"Karnac the Magnificent" I am not. Heck, for weeks I've been predicting Congress would ultimately come up with a bailout for the Big 3. So after the Senate shot down the aid package last night, it's no wonder my wife said to me, "Gee Einstein, guess you were wrong about what would happen on Capitol Hill."
With the failure to pass an auto loan bill, the Treasury Department is now essentially the "last line of defense" for the auto makers. They can now provide a bridge loan through the TARP, or provide or guarantee a debtor-in-possession facility to fund a pre-packaged Chapter 11 proceeding.
The Senate rejected the bill for a $14 billion U.S. auto bailout on Thursday, sending global stocks plummeting.
Chrysler is nearing the minimum level of cash it needs to run the company and will have trouble paying bills after the first of the year, according to its chief financial officer.
Some days, the bad news is just plain bad. Senate's failure to reach an agreement on the auto bailout package looks set to drive markets lower Friday and that could most certainly mean a bankrupt General Motors.
If you're in the market for a used car, read on. Your safety depends on it.
We're not talking about soft tops here. Find out why preferred shares might be the best way to play the autos bailout.
You have to give it to the Senate Republicans. Senators Shelby, Corker, Ensign and their colleagues in the GOP have been loud and effective in slowing down, if not jeopardizing the $14 Billion auto bailout package.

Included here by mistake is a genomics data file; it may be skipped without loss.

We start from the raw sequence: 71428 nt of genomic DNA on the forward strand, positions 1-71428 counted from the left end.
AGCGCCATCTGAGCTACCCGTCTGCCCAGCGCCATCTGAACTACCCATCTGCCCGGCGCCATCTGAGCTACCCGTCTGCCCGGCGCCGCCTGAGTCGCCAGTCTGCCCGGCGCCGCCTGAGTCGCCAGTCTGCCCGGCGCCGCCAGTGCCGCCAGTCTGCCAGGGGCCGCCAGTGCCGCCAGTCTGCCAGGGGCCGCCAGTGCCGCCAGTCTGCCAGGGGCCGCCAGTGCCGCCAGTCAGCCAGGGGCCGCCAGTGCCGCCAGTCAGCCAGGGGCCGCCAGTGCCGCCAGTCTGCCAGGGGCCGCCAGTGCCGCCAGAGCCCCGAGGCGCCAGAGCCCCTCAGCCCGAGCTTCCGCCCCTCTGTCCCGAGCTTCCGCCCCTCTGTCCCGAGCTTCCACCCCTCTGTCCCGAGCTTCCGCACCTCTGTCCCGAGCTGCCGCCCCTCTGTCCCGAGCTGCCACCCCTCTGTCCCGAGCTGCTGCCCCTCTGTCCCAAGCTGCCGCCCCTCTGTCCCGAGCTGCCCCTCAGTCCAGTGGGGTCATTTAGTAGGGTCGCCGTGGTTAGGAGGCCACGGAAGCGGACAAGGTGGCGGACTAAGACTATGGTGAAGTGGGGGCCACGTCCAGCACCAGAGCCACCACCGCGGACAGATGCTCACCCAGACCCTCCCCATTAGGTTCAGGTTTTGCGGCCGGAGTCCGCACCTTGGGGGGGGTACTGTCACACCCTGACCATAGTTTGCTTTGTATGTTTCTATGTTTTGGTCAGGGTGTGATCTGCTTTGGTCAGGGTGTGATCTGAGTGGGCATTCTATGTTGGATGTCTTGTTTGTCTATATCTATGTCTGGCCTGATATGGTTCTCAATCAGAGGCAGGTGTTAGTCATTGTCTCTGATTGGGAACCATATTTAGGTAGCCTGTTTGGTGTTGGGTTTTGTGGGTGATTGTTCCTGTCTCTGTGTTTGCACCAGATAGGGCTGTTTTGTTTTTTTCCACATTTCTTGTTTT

Shares in European automotive companies traded lower Thursday after Morgan Stanley revised down its ratings and price targets for most of them.
The auto industry bailout will drive the market again Thursday as lawmakers haggle over the details of a temporary rescue plan for the big three.
Americans remain downbeat about the economy, corporate America and the government's handling of the financial crisis, but optimistic about Barack Obama's ability to turn things around, according to a new NBC News/Wall Street Journal poll.
The auto bailout could be in trouble, according to CNBC’s John Harwood.
Stocks closed higher as a rebound in oil prices boosted energy shares and offset worries about the fate of the auto industry bailout.
Stocks rode the enthusiasm over an auto makers bailout and a swift round of profit-taking to stage a rally Wednesday that offset some of the previous day's losses.
Ray T from Indiana writes, "We are loaning the auto companies $15 billion to keep them open for the next 4 months to make 3 million cars we don't want. That is $5000 for each!
GMAC Financial Services, the financing arm of General Motors, said it hasn't raised enough capital to become a bank holding company and qualify for aid under the government's $700 billion bank rescue plan.
GMAC, the troubled auto and mortgage lender, warned it may not have enough capital to become a bankholding company, the latest blow to the battered auto industry.
Seventy-three dollars an hour. That figure has become a big symbol in the fight over what should happen to Detroit, but is it reaaly what a UAW worker earns?
At the minimum, government is inefficient in allocating resources. At the worst, they allocate resources based on political favors and based on enacting social policy. This is why the letter by Fed Chairman Ben Bernanke is a step in the right direction.
If Washington approves this $15 Billion bailout by the end of today or tomorrow (and yes, I think that will happen) the question will turn to who becomes the "Car Czar." It will be a presidential appointment and it will be crucial to determining if this auto bailout actually works.